The Tudors returns for a rather triumphant third season. The series attempts to modernize the story more than a little. Henry’s attire is more akin to a rock star than a 16th century ruler. The language is also more updated, often filled with modern colloquialisms and the like. The story of Henry VIII is well known, but this is not the Henry your history teachers told you about. This Henry is a slim, energetic man. There are only hints in regard to his famous lust for food. His appetites for women are not so subtly portrayed. The series follows Henry’s alliances and break-ups with France and his growing disfavor of members of his own court. If the series is to be believed, Anne Boleyn was placed in his path by her scheming father. In any case, by the third episode his growing infatuation with Boleyn takes center stage in the series. Henry grows weary of the Church after he is constantly blocked from divorcing his Queen Catherine to marry Boleyn. This is also the story of his own rise and fall along with the Church’s influence on England’s culture. There is an almost soap opera aspect to the storytelling, which is admitted by the show’s writer, who credits shows like Dallas and Dynasty as well as Rome and The Sopranos as inspiration. Side stories like a gay musician’s coming of age populate the background, but serve merely as distractions. When The Tudors works best is when we are with Henry and his court engaging in matters of global importance.
Let’s talk about the cast. At first I must say I completely hated Jonathan Rhys Meyers as Henry. But that was last year, and by the third episode I absolutely loved his performance. He commands the screen whenever he is on it. James Frain gets a ton of time as Thomas Cromwell, who is advising the king to his own ends. He plays the part with little emotion, but it does fit the role quite effectively. Alan Van Sprang plays the King’s assassin and spy, Sir Francis. He is a character that moves in and out during the season, having less screen time than you might imagine, but he makes the most of it. Annabelle Wallis gets the unenviable task of following a strong female lead, now playing Jane Seymour. She’s not near as attractive or as good an actress. She’s not there all that long, of course, and manages to hold her own. Still the shadow of Natalie Dormer remains throughout.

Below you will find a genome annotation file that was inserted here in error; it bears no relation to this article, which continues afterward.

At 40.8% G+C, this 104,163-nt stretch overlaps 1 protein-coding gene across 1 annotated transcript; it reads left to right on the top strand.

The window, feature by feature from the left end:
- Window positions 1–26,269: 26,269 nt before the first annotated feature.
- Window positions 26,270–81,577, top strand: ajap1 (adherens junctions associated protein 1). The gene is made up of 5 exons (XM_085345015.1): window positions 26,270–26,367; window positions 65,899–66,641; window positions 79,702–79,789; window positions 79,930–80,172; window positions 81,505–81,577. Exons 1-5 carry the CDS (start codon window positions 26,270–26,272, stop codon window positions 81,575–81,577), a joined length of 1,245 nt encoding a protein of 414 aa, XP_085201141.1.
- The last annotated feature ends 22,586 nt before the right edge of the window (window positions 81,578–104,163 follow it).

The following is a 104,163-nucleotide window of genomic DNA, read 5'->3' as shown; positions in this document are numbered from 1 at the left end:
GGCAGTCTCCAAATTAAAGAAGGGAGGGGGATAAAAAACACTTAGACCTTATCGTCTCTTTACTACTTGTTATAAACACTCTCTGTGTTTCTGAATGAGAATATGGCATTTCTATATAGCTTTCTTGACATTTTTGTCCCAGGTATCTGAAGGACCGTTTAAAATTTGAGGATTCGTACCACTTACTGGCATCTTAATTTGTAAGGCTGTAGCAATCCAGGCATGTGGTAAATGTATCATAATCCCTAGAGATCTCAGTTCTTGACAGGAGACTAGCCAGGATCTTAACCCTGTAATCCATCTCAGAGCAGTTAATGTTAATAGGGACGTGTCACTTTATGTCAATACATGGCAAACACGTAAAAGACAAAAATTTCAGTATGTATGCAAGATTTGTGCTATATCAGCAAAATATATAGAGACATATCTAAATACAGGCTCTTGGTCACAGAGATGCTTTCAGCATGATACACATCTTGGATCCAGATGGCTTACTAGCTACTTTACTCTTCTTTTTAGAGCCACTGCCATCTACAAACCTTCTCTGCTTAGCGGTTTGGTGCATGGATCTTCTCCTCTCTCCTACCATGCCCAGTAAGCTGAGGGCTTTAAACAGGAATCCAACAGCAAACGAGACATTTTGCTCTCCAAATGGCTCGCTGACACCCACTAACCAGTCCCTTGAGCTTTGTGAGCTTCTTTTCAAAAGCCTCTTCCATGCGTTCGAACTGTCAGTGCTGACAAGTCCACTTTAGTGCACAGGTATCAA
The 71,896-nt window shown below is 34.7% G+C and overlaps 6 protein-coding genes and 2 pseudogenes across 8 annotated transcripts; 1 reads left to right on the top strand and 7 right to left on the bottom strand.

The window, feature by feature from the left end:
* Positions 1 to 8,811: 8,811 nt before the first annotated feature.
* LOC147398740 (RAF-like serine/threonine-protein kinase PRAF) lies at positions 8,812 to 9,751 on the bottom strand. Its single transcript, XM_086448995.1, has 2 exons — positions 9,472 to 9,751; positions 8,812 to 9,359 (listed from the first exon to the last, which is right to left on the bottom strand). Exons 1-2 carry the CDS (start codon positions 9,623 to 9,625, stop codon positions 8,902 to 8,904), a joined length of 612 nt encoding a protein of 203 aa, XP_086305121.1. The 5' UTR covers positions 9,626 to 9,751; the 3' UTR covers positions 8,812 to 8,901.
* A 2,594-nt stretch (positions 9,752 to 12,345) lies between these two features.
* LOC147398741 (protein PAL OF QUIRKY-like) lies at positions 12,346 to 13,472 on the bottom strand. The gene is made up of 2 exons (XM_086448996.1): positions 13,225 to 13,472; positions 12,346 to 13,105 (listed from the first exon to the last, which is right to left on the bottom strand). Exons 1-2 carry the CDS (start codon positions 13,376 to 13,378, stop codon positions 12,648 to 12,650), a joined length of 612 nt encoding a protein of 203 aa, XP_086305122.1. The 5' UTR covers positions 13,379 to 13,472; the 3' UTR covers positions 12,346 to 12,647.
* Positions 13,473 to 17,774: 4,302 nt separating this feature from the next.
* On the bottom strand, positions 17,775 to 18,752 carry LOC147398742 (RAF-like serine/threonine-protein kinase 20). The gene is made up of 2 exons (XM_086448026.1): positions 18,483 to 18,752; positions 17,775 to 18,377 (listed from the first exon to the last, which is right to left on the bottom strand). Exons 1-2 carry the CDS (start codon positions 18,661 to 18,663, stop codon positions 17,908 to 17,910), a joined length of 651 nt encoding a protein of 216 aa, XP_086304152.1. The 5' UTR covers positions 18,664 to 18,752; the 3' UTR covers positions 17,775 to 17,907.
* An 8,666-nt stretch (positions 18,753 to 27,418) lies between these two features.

The show was filmed not in England, but in neighboring Ireland. There are some pretty vistas to enjoy here, to be sure. The locations add a sense of reality to the show and are always a welcome balance from the dreary interiors. The episodes are paced well, and for the most part the hour passes with alarming speed. But it is the soap opera approach that brings the series down at each turn. There is so much here that the show could have been great but must settle for being pretty good.
The third season picks up right where the second left us. Ann has been executed, and Henry is ravishing the churches and abbeys of the Roman establishment. He has set up a group of his own bishops to develop the tenets of the new Church Of England. There is also the subject of having a new Queen. Henry searches wide and far to find a new queen and ends up in an unhappy marriage in order to secure an alliance against the Vatican inspired pending invasions. Only when the invasions fail to appear does he decide to annul yet another marriage, finding his next queen in the person of Jane Seymour. It’s dangerous to be one of the King’s handlers as Henry faces rebellion within and intrigue from afar. The reign is beginning to come apart somewhat and Henry still suffers from the wound he received jousting years ago. It refuses to heal, and the infection almost kills him on more than one occasion. All of these things conspire to foul the mood of King Henry VIII. It makes for a tumultuous time in history, but some rather compelling television drama.
Each episode of The Tudors is presented in its original broadcast aspect ratio of 1.78:1 Overall this is a very nice transfer. I found color reproduction to be stunning at times, allowing the richness of greens to take advantage of the nice locations. Black levels are often superb, allowing a fine level of detail. Still, there is a nearly fatal flaw to contend with. It was a mistake to cram three episodes on one disc. There is far too much of a compression artifact problem. Unfortunately, a fine transfer and a beautiful example of cinematography are too often tainted by unforgivable levels of artifact and pixilation.
The Dolby Digital 5.1 is not terribly aggressive, but there are times when it opens up a bit and allows you to feel some space in the audio. It appears that horses, both galloping and whinnying, are the most common features left to the rear speakers. Dialog is very important and is handled well here. You will have no trouble hearing the sometimes flowery speech. The score comes through often grandly, but there’s not much happening out of the sub woofers.
Like the previous seasons there isn’t much here. Another two episodes of another series isn’t really much of an extra for me. Most of the rest are to be found online through a CD-Rom option. The only other feature is an interactive Henry VIII timeline, where you can listen to 2-4 minute lectures of the various times in Henry’s rule.
Forget any historical accuracy here. This is really high drama and little more. HBO continues to lead the way in exceptional series. You have to give the writers credit for weaving enough of the events of the time into the story that it maintains at least a surface accuracy. It’s almost impossible to tell these kinds of stories without some dramatic effect. But HBO appears to at least embrace the idea that you don’t have to completely butcher the truth to have good fiction. The axiom of “If you can’t be good, be the least bad you can be”.